One year ago in September, we were growing our production from 14 aircraft per month in January last year to 20 by December. In August we delivered 17 aircraft, and then September came. After the mourning period, we approached all our customers and discussed with them how this situation was going to impact them. Within two weeks we had a clear idea of the effect on our own operations, and we reacted very fast. On September 28, we had to fire 1,800, after hiring 2,200 from January to September. We rescheduled all our deliveries and went from 17 in August to 10 in September. Just like that.
We rescheduled with our suppliers, as well, but we had to receive the materials in the pipeline. Many lead-times were more than a year. From September to January, our inventories grew from $650 million to $1.05 billion. Today, this inventory has been eaten up and things are getting back to normal. The point is, we had the financial strength to support this impact. Our ability to react promptly in response to the situation allowed us to cross the valley and maintain profitability and investment capability.
You mentioned a joint venture in China. How did that evolve?
Until the beginning of the 1990s, the average import duty in Brazil was about 83 percent. Today it is about 13 percent. So we know what a closed economy is and we see a lot of similarities between China and Brazil in the way it was 10 years ago.
We went to China and had success in a very short period of time. In 1999, we started to market our products there, in November we had a memorandum of understanding with an airline, in April 2000 we signed a contract for five aircraft, in June we received the down payment and in September we made the first delivery. A second contract for 40 aircraft, 30 firm and 10 options, was signed in November 2000 and then a third for 10 aircraft. About the middle of last year, however, the Chinese government approved an import duty on aircraft of the range and weight of our aircraft. Import duties have to do with industrial policy. They are a way to stimulate manufacturing locally, instead of importing.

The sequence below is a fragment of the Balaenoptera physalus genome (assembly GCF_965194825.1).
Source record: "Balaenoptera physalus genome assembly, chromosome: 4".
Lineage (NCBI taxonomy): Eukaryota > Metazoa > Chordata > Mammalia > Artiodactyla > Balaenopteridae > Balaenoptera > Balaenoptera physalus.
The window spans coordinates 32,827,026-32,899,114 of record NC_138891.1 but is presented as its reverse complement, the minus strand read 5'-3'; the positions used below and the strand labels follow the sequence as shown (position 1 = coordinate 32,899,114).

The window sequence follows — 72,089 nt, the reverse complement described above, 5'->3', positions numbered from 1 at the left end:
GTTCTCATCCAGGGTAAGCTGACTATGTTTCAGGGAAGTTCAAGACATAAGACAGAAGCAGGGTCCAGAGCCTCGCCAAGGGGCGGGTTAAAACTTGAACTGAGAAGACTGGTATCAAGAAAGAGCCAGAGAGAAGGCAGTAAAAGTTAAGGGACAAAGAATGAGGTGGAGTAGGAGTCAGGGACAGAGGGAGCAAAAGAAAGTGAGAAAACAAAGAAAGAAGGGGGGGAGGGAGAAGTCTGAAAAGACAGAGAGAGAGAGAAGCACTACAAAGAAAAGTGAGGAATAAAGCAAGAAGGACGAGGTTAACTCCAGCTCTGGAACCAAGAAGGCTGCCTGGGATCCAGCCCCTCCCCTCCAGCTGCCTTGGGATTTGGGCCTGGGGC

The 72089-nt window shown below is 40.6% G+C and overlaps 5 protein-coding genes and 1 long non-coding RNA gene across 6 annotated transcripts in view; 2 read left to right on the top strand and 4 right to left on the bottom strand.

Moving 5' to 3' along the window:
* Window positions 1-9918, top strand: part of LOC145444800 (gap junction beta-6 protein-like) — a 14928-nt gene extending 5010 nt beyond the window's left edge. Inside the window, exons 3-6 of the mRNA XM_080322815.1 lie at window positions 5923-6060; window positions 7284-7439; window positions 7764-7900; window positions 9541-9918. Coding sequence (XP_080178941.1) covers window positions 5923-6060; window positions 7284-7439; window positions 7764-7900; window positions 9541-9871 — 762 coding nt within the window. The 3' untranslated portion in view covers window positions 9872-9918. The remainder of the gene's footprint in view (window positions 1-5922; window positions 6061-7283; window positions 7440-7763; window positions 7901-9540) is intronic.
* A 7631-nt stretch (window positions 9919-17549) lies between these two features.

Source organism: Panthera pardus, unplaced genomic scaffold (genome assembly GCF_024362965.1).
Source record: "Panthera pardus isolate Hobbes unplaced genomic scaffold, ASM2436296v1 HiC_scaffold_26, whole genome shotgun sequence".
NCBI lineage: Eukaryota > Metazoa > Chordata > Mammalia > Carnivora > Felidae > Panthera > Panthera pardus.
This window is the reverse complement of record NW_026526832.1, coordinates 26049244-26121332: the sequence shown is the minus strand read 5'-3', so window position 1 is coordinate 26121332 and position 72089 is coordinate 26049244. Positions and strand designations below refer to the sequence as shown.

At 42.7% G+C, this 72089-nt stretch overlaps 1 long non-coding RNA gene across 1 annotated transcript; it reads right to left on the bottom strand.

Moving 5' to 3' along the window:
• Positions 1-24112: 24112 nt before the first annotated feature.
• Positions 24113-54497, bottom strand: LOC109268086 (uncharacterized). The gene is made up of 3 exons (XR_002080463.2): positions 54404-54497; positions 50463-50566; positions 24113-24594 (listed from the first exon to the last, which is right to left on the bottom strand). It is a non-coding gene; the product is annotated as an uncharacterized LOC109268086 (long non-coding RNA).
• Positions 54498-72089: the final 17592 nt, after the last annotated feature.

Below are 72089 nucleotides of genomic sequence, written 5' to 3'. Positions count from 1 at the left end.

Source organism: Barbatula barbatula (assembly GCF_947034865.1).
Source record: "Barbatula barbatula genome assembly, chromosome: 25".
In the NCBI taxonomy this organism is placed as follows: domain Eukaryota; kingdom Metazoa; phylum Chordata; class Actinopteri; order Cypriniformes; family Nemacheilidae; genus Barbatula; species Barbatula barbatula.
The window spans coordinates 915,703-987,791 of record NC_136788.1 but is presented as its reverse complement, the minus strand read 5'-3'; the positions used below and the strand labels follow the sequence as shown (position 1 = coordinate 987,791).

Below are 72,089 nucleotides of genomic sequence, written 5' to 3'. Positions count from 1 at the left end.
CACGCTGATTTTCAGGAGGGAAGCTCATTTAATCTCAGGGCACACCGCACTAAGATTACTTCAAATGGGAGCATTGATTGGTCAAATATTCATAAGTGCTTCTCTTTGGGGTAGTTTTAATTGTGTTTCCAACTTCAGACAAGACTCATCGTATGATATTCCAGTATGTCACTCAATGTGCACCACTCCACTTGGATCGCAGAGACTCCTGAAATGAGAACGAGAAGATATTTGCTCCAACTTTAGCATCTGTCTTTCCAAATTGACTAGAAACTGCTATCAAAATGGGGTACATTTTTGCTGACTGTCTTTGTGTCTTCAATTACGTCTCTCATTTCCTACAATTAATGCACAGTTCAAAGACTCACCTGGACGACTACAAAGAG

So we started to develop our connections with Chinese industry to overcome that situation by establishing a manufacturing facility in China in a joint venture with AVIC II. We intend to build our family of EMB-145 airplanes and have control of the venture with 51 percent. At this time, we don’t know when this will become a reality, but we are being patient about it.
How much does the Legacy contribute to Embraer’s bottom line?
In the first six months of this year, it represented 7 percent. In about five years, we want it to represent at least 15 percent.
We see a lot of opportunities in the executive market. We are developing a family of regional aircraft from 70 to 108 seats. These are all aircraft that could be offered to the executive market for both VIP and corporate shuttle aircraft.
How do you see the next few years developing?
In the first half of this year we delivered 60 aircraft and we expect to deliver a total of 135 this year. Next year we expect to deliver 145 aircraft, so things are moving up, but not at the same speed as before.
I believe this market will grow. It is impossible to avoid flying. At the moment, things are not that hot, but things will warm up again and people will be flying.
If you look at the regional market, you’ll see that there’s a demand. The problem is not the lack of demand, but rather how to get those aircraft financed. The financial market is very cautious.
If you look at the corporate aircraft market, you’ll see that it depends on how active the economy is because it comes from the profits of the companies. If the profits decrease, there are fewer companies who have the ability to buy an aircraft.
We are living in a moment, but that moment is not going to stay here for long.